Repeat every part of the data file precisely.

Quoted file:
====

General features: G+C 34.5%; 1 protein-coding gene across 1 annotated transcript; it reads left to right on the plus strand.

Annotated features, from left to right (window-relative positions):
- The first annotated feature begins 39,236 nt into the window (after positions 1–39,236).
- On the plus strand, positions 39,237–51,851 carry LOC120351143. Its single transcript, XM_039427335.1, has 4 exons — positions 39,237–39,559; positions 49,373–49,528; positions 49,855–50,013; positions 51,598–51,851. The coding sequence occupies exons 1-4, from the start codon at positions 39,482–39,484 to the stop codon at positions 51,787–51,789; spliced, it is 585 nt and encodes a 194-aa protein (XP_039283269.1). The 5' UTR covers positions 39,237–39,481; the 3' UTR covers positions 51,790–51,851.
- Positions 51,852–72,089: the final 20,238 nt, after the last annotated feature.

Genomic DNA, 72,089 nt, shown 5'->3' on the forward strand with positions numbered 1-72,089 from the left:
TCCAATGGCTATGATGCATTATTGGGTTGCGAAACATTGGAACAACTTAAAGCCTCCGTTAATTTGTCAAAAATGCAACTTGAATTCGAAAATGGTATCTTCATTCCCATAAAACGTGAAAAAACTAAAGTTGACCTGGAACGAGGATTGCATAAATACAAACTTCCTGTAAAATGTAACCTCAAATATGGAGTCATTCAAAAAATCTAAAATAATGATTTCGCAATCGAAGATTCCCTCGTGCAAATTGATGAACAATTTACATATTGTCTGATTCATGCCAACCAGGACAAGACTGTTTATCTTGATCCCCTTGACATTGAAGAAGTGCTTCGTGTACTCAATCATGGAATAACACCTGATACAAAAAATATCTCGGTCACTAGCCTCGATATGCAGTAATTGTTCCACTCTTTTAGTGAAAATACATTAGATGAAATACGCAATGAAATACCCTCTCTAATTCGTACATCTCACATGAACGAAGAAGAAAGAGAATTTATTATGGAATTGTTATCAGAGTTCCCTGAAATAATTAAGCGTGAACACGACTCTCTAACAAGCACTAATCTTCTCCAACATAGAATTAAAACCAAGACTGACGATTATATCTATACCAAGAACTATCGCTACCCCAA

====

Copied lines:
General features: G+C 34.5%; 1 protein-coding gene across 1 annotated transcript; it reads left to right on the plus strand.

Annotated features, from left to right (window-relative positions):
- The first annotated feature begins 39,236 nt into the window (after positions 1–39,236).
- On the plus strand, positions 39,237–51,851 carry LOC120351143. Its single transcript, XM_039427335.1, has 4 exons — positions 39,237–39,559; positions 49,373–49,528; positions 49,855–50,013; positions 51,598–51,851. The coding sequence occupies exons 1-4, from the start codon at positions 39,482–39,484 to the stop codon at positions 51,787–51,789; spliced, it is 585 nt and encodes a 194-aa protein (XP_039283269.1). The 5' UTR covers positions 39,237–39,481; the 3' UTR covers positions 51,790–51,851.
- Positions 51,852–72,089: the final 20,238 nt, after the last annotated feature.

Genomic DNA, 72,089 nt, shown 5'->3' on the forward strand with positions numbered 1-72,089 from the left:
TCCAATGGCTATGATGCATTATTGGGTTGCGAAACATTGGAACAACTTAAAGCCTCCGTTAATTTGTCAAAAATGCAACTTGAATTCGAAAATGGTATCTTCATTCCCATAAAACGTGAAAAAACTAAAGTTGACCTGGAACGAGGATTGCATAAATACAAACTTCCTGTAAAATGTAACCTCAAATATGGAGTCATTCAAAAAATCTAAAATAATGATTTCGCAATCGAAGATTCCCTCGTGCAAATTGATGAACAATTTACATATTGTCTGATTCATGCCAACCAGGACAAGACTGTTTATCTTGATCCCCTTGACATTGAAGAAGTGCTTCGTGTACTCAATCATGGAATAACACCTGATACAAAAAATATCTCGGTCACTAGCCTCGATATGCAGTAATTGTTCCACTCTTTTAGTGAAAATACATTAGATGAAATACGCAATGAAATACCCTCTCTAATTCGTACATCTCACATGAACGAAGAAGAAAGAGAATTTATTATGGAATTGTTATCAGAGTTCCCTGAAATAATTAAGCGTGAACACGACTCTCTAACAAGCACTAATCTTCTCCAACATAGAATTAAAACCAAGACTGACGATTATATCTATACCAAGAACTATCGCTACCCCAA